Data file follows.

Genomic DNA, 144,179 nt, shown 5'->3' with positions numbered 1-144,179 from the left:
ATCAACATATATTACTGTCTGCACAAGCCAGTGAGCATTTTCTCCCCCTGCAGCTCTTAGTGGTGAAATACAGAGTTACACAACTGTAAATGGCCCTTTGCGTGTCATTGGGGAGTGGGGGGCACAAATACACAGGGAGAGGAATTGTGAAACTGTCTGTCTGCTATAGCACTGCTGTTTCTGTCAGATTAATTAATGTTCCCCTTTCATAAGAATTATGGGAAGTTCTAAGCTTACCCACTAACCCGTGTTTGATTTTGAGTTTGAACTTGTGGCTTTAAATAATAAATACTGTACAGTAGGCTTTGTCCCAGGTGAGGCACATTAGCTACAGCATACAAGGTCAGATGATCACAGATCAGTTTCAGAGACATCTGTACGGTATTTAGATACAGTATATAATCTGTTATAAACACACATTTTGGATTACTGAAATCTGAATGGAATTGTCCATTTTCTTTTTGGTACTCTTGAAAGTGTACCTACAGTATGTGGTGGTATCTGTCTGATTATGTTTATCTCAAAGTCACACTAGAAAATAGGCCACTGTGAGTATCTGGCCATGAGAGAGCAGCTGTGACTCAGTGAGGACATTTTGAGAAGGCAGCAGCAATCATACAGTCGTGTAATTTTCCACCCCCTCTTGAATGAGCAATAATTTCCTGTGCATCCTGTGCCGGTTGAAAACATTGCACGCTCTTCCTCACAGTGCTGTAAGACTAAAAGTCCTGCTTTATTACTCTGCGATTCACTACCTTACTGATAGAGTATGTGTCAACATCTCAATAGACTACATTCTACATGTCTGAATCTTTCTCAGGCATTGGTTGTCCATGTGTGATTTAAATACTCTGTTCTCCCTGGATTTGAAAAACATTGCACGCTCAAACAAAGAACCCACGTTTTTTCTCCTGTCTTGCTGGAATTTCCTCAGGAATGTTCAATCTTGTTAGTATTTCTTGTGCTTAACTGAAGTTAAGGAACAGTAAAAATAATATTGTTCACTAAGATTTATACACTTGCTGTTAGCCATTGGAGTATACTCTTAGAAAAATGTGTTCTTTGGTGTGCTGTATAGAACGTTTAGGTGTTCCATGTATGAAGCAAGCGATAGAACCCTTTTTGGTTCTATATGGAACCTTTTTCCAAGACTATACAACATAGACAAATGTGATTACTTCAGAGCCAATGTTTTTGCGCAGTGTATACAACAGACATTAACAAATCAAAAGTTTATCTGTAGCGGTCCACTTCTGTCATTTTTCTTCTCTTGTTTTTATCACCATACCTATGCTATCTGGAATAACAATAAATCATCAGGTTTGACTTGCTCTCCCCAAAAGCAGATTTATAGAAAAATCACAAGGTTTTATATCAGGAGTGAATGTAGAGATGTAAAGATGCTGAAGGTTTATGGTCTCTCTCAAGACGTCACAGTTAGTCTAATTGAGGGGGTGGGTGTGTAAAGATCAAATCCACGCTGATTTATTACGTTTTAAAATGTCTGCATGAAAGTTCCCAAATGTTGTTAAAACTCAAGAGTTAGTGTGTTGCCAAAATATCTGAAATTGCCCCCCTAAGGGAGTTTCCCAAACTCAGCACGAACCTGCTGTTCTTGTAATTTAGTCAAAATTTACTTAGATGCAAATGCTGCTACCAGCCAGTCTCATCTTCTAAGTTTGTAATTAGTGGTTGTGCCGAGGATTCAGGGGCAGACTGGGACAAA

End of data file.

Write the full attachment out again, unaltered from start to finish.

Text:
Genomic DNA, 144,179 nt, shown 5'->3' with positions numbered 1-144,179 from the left:
ATCAACATATATTACTGTCTGCACAAGCCAGTGAGCATTTTCTCCCCCTGCAGCTCTTAGTGGTGAAATACAGAGTTACACAACTGTAAATGGCCCTTTGCGTGTCATTGGGGAGTGGGGGGCACAAATACACAGGGAGAGGAATTGTGAAACTGTCTGTCTGCTATAGCACTGCTGTTTCTGTCAGATTAATTAATGTTCCCCTTTCATAAGAATTATGGGAAGTTCTAAGCTTACCCACTAACCCGTGTTTGATTTTGAGTTTGAACTTGTGGCTTTAAATAATAAATACTGTACAGTAGGCTTTGTCCCAGGTGAGGCACATTAGCTACAGCATACAAGGTCAGATGATCACAGATCAGTTTCAGAGACATCTGTACGGTATTTAGATACAGTATATAATCTGTTATAAACACACATTTTGGATTACTGAAATCTGAATGGAATTGTCCATTTTCTTTTTGGTACTCTTGAAAGTGTACCTACAGTATGTGGTGGTATCTGTCTGATTATGTTTATCTCAAAGTCACACTAGAAAATAGGCCACTGTGAGTATCTGGCCATGAGAGAGCAGCTGTGACTCAGTGAGGACATTTTGAGAAGGCAGCAGCAATCATACAGTCGTGTAATTTTCCACCCCCTCTTGAATGAGCAATAATTTCCTGTGCATCCTGTGCCGGTTGAAAACATTGCACGCTCTTCCTCACAGTGCTGTAAGACTAAAAGTCCTGCTTTATTACTCTGCGATTCACTACCTTACTGATAGAGTATGTGTCAACATCTCAATAGACTACATTCTACATGTCTGAATCTTTCTCAGGCATTGGTTGTCCATGTGTGATTTAAATACTCTGTTCTCCCTGGATTTGAAAAACATTGCACGCTCAAACAAAGAACCCACGTTTTTTCTCCTGTCTTGCTGGAATTTCCTCAGGAATGTTCAATCTTGTTAGTATTTCTTGTGCTTAACTGAAGTTAAGGAACAGTAAAAATAATATTGTTCACTAAGATTTATACACTTGCTGTTAGCCATTGGAGTATACTCTTAGAAAAATGTGTTCTTTGGTGTGCTGTATAGAACGTTTAGGTGTTCCATGTATGAAGCAAGCGATAGAACCCTTTTTGGTTCTATATGGAACCTTTTTCCAAGACTATACAACATAGACAAATGTGATTACTTCAGAGCCAATGTTTTTGCGCAGTGTATACAACAGACATTAACAAATCAAAAGTTTATCTGTAGCGGTCCACTTCTGTCATTTTTCTTCTCTTGTTTTTATCACCATACCTATGCTATCTGGAATAACAATAAATCATCAGGTTTGACTTGCTCTCCCCAAAAGCAGATTTATAGAAAAATCACAAGGTTTTATATCAGGAGTGAATGTAGAGATGTAAAGATGCTGAAGGTTTATGGTCTCTCTCAAGACGTCACAGTTAGTCTAATTGAGGGGGTGGGTGTGTAAAGATCAAATCCACGCTGATTTATTACGTTTTAAAATGTCTGCATGAAAGTTCCCAAATGTTGTTAAAACTCAAGAGTTAGTGTGTTGCCAAAATATCTGAAATTGCCCCCCTAAGGGAGTTTCCCAAACTCAGCACGAACCTGCTGTTCTTGTAATTTAGTCAAAATTTACTTAGATGCAAATGCTGCTACCAGCCAGTCTCATCTTCTAAGTTTGTAATTAGTGGTTGTGCCGAGGATTCAGGGGCAGACTGGGACAAA